* * *

I love him, Tommy Prine, Thomas Arthur Prine, my uncle. His lips are pouty red as a girl’s. His eyes are deep brown. Tommy’s hair is a wavy dark mop with a blaze of white at his temple. Tommy is slightly bow-legged, there’s a swagger to his walk. He’s so helpless in the kitchen you have to take him by the shoulders and sit him at the table. Let me, you say, and he’ll pretend to tip his hat. Thank you, Ma’am, he’ll say, and he has such deep dimples and such long eyelashes. I am madly in love with him; so is my grandmother.

So is Kate Mangerelli.

It’s there for anyone to see. That girl loves touching all of Tommy’s places: the dark moles at the base of his throat; the dark curly hair on his chest; his chipped front tooth. She loves the navy blue tee-shirt Tommy wears, his favorite, the one with a pocket for his cigarettes, a bleach stain on the left arm, and a hole in the chest.

Sometimes, Tommy’s Kate will hook her finger through that hole and pull my uncle closer. Sometimes, she’ll stick the tip of her tongue through it, leaving the frayed edges wet and dark. The hole will get bigger.

My grandmother is vain as a bride.

Esmerelda Watson Prine was born and raised here, in this hollow in West Virginia, called Reynold’s Creek, though how a pale-skinned, blue-eyed, blonde-headed baby girl from Reynold’s Creek, West Virginia, came to be named Esmerelda remains a family mystery. When her youngest child, her only son, presented her with that turtle, Esmerelda Watson Prine knew exactly what to do: she lined strips of bacon across a cast iron skillet.

Bacon grease is popping, bacon is crisping as Esmerelda peers through the kitchen curtains to get a look at this girl Tommy brought home, a girl who’s had some fun judging by the bun-in-her-oven, and she’s all painted up like a clown and dressed slutty as a streetwalker.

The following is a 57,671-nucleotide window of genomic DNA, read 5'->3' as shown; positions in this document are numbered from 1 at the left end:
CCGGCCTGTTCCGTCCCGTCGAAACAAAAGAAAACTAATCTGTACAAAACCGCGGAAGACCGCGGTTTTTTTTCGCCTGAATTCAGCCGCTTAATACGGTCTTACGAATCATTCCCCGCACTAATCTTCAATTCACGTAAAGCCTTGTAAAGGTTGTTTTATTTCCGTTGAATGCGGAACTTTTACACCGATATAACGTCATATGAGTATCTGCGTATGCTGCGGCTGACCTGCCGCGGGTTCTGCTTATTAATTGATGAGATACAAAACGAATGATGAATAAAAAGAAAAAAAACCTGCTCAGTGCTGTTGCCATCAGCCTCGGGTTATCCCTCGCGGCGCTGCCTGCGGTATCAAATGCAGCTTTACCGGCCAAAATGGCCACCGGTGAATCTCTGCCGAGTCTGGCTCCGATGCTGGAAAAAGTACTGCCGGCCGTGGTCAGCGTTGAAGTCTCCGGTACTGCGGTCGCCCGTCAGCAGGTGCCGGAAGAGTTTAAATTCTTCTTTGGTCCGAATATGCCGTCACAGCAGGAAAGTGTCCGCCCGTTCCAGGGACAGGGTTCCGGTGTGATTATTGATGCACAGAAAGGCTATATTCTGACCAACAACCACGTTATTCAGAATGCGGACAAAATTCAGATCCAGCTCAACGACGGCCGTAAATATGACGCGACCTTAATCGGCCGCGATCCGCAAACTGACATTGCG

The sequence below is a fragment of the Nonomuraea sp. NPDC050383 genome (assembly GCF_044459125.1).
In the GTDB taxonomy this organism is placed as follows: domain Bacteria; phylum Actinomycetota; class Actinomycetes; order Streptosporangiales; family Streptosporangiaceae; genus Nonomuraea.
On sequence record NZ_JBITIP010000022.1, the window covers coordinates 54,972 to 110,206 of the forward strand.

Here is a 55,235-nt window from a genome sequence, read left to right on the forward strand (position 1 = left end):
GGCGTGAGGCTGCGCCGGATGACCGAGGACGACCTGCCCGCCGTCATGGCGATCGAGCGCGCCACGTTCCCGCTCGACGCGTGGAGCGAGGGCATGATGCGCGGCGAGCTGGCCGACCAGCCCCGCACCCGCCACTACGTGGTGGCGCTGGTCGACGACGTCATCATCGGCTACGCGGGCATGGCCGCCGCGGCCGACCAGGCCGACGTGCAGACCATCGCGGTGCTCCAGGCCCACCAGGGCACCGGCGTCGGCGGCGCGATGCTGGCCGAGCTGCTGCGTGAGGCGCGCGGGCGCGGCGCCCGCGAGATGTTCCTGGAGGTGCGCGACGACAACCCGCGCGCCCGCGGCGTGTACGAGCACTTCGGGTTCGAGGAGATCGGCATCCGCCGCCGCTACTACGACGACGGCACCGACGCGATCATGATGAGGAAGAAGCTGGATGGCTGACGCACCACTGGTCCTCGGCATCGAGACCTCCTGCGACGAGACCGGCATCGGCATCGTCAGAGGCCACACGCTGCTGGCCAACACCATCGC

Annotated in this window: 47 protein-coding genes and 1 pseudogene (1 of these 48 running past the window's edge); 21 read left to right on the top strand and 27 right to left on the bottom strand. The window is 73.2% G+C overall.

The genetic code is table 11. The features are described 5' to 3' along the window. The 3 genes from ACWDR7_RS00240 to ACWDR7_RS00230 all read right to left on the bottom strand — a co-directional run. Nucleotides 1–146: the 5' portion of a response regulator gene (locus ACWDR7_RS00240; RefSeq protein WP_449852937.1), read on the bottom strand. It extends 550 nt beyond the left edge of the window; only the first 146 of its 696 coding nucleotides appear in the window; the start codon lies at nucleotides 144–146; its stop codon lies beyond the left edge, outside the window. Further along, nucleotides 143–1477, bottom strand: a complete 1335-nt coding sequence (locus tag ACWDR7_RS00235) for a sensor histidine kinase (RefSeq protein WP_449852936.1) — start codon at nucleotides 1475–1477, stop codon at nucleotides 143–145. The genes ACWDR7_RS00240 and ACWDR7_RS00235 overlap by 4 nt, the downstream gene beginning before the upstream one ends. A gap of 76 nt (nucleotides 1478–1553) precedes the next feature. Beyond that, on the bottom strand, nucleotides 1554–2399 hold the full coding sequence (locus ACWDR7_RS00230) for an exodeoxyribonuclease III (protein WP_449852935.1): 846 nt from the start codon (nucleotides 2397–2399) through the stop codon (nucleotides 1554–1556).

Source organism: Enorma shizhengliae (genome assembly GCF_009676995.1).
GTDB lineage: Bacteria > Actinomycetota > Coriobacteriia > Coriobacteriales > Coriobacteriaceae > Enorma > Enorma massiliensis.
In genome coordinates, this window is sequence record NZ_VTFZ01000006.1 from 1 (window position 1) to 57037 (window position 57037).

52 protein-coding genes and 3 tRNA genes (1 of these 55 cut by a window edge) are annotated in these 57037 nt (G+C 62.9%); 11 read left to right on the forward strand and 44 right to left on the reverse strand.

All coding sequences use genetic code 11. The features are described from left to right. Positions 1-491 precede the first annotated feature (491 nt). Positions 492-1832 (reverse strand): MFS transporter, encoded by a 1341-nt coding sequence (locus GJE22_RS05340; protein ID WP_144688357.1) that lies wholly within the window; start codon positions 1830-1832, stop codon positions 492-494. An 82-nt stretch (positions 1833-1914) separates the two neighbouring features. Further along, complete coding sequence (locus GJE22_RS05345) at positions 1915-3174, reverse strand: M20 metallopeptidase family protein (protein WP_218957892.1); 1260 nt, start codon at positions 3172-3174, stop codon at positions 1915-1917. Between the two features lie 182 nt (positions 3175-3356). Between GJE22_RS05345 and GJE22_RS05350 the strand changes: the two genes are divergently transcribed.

From the kitchen window, my grandmother can’t see my grand­father, but she can hear him. He’s talking to that girl, teasing her. He’s calling her Meatball, only he’s saying Momma mia, meat-a ball-a like this is Italy and he’s an Italian. Then he’s hacking up phlegm.

* * *

I spent the morning in Tommy’s Bedroom, sprawled across Tommy’s bed. I ran my hands up and down his bed sheets, I pressed my nose and mouth against his pillow. I hugged his pillow against my body, straddled one leg over it, and said, Oh, Tommy, oh Tom, oh Thomas! How I adore you! I long for you, Uncle Tommy. I know my love is wrong, but when is love ever right?

I love you both, my mother wrote in her poem. I loved you yesterday, I love you today, and I’ll love you in the land of sweet tomorrow. I am the river, the wind, the rock! I am flames licking the corners!

I licked Tommy’s pillow. I am fevered, flushed, pink-cheeked. I am trembling, fumbling with my hands.

I follow my uncle outside as he carries that turtle behind Esmerelda’s shed. Hey there Midget, he says to me. Hello Professor, I say to him because that’s what my grandfather calls him ever since Tommy dropped out of high school never to graduate. I’m there when Tommy tells Kate to turn her head if she’s squeamish, which she does, but I watch my uncle chop off that turtle’s head, and I don’t flinch, proud of myself for being the toughest girl here.

I look to Tommy, but he’s watching Kate Mangerelli step along the perimeter of the yard, gazing down at Esmerelda’s pansies and peonies and petunias, her rhododendrons that win second and third but never first place at the Doddridge County Fair. Kate’s belly sticks out under that pink top; her stomach is so big and round that her belly button, once an innie, is now stretched flat. My grandmother’s horses hook their heads over the fence. They nicker, inviting Kate to come scratch their velvety noses. Lovers have painted their initials in red nail polish across the turtle’s top shell. D.J. + A.L. The turtle’s bottom shell lifts off like a can lid.

The turtle is full of eggs. Its eggs are as round as ping pong balls, and they bounce just as high. If you throw one of those eggs on the ground, Esmerelda’s dog catches it as it bounces back up. Then the dog eats it.

Outside of its body, in the palm of Kate’s hand, the turtle’s heart continues to beat. Thump. Thump. Severed from its neck, the turtle’s head sits on top of the picnic table. Its mouth opens and closes.

It’s clearly a sight that makes a girl like Kate feel unsettled. She stares at it, her mouth slightly open. Tommy puts down his beer to pick up a stick, and Esmerelda’s dog sits at his feet, tongue lolling, tail thumping, body tense, waiting for Tommy to throw it.